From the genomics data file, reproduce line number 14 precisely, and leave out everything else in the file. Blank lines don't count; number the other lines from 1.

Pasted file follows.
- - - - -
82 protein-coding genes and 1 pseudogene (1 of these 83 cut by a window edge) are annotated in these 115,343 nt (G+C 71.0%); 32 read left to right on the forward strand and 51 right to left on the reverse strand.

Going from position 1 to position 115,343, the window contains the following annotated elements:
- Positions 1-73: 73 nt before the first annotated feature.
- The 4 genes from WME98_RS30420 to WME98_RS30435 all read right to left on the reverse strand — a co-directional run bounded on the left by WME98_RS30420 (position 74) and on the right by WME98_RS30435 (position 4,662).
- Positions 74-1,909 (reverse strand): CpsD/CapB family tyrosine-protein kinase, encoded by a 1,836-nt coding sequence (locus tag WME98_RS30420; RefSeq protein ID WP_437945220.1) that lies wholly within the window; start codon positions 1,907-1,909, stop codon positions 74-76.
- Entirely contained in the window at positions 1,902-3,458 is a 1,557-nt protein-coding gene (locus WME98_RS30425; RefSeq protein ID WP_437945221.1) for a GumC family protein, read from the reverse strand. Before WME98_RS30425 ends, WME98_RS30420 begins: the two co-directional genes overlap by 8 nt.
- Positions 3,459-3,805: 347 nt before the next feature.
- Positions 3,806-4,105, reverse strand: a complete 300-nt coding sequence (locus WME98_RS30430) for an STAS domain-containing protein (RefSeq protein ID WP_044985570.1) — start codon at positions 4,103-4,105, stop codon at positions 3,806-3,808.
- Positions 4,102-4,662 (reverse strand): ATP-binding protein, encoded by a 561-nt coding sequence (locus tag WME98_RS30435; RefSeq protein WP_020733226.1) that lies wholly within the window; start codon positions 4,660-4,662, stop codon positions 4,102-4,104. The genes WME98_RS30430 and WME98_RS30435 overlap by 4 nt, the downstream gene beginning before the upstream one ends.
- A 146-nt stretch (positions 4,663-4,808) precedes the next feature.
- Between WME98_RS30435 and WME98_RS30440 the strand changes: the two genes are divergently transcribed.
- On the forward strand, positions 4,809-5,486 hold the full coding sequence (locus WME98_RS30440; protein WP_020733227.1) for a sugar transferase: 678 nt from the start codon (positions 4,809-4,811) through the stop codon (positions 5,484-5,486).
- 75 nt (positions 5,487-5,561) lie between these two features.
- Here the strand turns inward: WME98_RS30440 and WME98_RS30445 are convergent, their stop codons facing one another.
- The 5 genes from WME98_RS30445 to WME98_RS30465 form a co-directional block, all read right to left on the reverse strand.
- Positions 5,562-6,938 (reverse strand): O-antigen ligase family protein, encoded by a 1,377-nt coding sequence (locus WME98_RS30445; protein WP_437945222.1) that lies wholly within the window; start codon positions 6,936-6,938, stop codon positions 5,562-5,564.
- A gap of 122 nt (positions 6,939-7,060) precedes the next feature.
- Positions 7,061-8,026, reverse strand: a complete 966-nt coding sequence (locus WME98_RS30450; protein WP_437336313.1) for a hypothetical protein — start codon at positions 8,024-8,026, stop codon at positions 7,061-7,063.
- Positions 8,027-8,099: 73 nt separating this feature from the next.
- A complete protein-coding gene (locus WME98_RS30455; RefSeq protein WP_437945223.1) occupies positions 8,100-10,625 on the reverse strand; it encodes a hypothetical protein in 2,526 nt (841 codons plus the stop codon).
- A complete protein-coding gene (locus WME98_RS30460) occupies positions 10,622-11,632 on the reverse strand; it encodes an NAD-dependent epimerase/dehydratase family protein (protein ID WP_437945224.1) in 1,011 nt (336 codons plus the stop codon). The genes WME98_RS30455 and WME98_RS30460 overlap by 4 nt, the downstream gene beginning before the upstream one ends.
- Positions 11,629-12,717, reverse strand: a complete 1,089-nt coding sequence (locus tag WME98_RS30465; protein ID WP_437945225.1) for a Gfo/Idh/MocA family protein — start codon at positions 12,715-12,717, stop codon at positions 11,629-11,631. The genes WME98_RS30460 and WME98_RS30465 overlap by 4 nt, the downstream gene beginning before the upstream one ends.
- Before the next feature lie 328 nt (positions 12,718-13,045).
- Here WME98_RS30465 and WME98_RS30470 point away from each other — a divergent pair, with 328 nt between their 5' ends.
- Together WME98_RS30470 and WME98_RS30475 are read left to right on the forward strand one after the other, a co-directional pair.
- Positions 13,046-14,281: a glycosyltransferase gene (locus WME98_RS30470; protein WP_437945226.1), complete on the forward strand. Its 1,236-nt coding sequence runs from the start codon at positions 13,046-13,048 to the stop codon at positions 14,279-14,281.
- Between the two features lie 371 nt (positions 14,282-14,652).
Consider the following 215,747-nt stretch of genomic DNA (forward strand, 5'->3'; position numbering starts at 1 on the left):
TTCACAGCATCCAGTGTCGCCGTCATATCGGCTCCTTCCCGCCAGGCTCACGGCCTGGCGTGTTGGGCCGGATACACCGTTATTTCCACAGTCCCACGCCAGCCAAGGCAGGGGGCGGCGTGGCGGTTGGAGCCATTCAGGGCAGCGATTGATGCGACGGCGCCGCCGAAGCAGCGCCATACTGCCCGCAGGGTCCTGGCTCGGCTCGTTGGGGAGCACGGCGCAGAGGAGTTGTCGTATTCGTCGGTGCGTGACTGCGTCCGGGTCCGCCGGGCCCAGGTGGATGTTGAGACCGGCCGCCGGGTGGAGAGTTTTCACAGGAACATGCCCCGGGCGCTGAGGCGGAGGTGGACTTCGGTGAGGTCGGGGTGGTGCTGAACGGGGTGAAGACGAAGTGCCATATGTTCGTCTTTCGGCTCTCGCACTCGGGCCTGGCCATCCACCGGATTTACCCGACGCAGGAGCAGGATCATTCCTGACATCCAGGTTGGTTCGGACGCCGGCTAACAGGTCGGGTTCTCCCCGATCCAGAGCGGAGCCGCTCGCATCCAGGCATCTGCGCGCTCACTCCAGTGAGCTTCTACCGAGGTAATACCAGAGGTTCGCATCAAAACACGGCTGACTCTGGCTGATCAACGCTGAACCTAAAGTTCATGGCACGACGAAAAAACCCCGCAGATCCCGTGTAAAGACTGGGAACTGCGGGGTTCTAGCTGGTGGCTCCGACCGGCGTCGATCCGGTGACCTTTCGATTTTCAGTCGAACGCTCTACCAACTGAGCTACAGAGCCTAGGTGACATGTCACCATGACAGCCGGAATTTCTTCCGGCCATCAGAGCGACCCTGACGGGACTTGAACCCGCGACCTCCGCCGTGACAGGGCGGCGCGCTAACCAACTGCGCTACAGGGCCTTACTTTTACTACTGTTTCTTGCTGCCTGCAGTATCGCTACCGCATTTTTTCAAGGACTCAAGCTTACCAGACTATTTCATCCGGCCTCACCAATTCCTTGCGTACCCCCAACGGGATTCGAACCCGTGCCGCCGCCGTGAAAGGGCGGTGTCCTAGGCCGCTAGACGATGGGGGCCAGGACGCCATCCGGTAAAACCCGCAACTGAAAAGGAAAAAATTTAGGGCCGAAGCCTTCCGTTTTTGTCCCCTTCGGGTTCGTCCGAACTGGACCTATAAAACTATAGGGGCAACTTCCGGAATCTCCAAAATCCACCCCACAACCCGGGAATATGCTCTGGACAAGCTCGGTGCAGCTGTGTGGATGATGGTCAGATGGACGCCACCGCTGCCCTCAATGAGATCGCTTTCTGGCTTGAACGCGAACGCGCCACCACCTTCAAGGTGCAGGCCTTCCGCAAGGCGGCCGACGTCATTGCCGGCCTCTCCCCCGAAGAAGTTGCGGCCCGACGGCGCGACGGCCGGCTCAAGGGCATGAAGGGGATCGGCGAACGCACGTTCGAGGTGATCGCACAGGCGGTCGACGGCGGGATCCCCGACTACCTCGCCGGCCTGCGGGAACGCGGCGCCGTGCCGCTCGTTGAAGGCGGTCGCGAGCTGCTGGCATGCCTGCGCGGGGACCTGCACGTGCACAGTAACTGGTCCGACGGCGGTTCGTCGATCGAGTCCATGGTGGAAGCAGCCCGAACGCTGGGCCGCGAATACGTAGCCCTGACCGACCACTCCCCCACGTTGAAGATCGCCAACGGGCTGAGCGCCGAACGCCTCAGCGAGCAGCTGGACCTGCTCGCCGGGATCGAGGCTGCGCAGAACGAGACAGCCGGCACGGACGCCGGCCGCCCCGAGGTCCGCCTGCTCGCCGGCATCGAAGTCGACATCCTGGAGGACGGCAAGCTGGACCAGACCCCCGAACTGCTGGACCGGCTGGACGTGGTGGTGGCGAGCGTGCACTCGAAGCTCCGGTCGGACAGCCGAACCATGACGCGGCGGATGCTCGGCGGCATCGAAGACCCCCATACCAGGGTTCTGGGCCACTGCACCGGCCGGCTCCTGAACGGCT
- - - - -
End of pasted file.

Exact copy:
- Here the strand turns inward: WME98_RS30440 and WME98_RS30445 are convergent, their stop codons facing one another.